The secretary of defense alleges “national security” to justify the lack of complete information to Congress about the attack on Soleimani
NEW YORK, Jan. 12 (EUROPE PRESS) –
The United States Secretary of Defense, Mark Esper, has assured that his country this Sunday is completely willing to sit at a dialogue table with Iran, “without preconditions”, with the ultimate goal of “normalizing”, in his words, the situation of the Islamic republic on the international scene at a time of maximum tension between the two countries.
The death of the powerful Iranian general Qasem Soleimani in an American attack on January 3 in Iraq has triggered one of the biggest crises seen in the region. Iran responded with attacks on two bases in Iraq with an American presence and ended up accidentally shooting down a civilian plane by confusing it with a missile. The 176 occupants of the device died.
These incidents took place after Shia militias besieged the U.S. Embassy in Baghdad and the historic nuclear pact signed in 2015 ended in wet paper after Washington decided to dissociate from it in 2018 and restore sanctions on the Islamic Republic.
In this very difficult context, Esper has maintained optimism by ensuring that the United States “is willing to negotiate a new path forward, and a series of steps through which Iran would become a more normal country,” he said. explained in an interview with the US chain CBS.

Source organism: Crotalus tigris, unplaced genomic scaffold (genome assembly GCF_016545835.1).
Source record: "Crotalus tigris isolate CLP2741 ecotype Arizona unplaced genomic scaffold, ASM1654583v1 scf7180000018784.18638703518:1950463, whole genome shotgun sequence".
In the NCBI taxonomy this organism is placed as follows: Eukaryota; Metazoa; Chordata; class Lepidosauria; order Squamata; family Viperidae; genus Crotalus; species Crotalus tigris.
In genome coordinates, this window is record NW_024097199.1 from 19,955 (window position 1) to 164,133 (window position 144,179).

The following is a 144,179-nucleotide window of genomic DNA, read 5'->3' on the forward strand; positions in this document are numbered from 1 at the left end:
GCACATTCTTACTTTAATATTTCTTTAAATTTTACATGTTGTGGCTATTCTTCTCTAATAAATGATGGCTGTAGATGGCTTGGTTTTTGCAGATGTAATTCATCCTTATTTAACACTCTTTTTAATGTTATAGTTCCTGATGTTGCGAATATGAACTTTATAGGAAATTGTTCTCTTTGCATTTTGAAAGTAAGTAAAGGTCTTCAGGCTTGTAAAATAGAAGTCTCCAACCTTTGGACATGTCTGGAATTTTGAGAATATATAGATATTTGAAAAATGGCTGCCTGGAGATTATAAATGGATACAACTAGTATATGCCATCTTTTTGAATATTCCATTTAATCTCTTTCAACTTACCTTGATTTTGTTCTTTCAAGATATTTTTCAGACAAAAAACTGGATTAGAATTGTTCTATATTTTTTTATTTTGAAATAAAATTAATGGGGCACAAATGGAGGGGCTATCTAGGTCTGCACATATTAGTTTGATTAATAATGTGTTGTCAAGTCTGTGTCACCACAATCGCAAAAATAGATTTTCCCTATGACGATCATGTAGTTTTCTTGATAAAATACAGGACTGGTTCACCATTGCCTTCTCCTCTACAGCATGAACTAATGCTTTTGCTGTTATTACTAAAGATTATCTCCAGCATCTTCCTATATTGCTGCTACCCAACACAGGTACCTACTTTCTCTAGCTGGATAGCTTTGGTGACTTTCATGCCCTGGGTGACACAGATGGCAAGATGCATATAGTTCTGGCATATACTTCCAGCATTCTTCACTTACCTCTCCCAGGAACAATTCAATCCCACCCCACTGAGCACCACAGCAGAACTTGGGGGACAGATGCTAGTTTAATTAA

Esper has acknowledged that the Iranian authorities “remain the legitimate government”, before accusing them of “being corrupt.” However, “President Trump has no preconditions other than saying that we are willing to meet with the Iranian government.”
Also, Esper has supported the protests that are taking place in recent days in Iran against the authorities for hiding their responsibility in the demolition of the Ukrainian plane. “You can see that the Iranian people have stood up and are asserting their rights , their aspirations for a better government, a different regime, “said Esper.
The secretary of defense eluded to give more information about the justification of the attack that killed the Iranian general beyond the “threat” cited by Trump and his circle of advisors, but did not verify the president's words about the possible attack against four US embassies that Soleimani, supposedly, was orchestrating.
“We had information that there would be an attack in a matter of days that would be large-scale. The president understood that it could be attacks against additional embassies and I shared that opinion,” according to Esper, who insisted that Soleimani's death “interrupted” that threat. “I think what we have to discover now is to continue working to make sure that threat is completely eliminated,” he added.
Finally, Esper lamented the malaise among some members of the broader sector of the United States Congress, lacking access to the highest secret information, about the lack of information on the reasons for the attack, and used national security reasons to justify data shortage
“I understand the frustration of members of Congress, but they will have access to that information. They would have it if we did not jeopardize our sources and our methods. And I think the president thinks the same,” he said.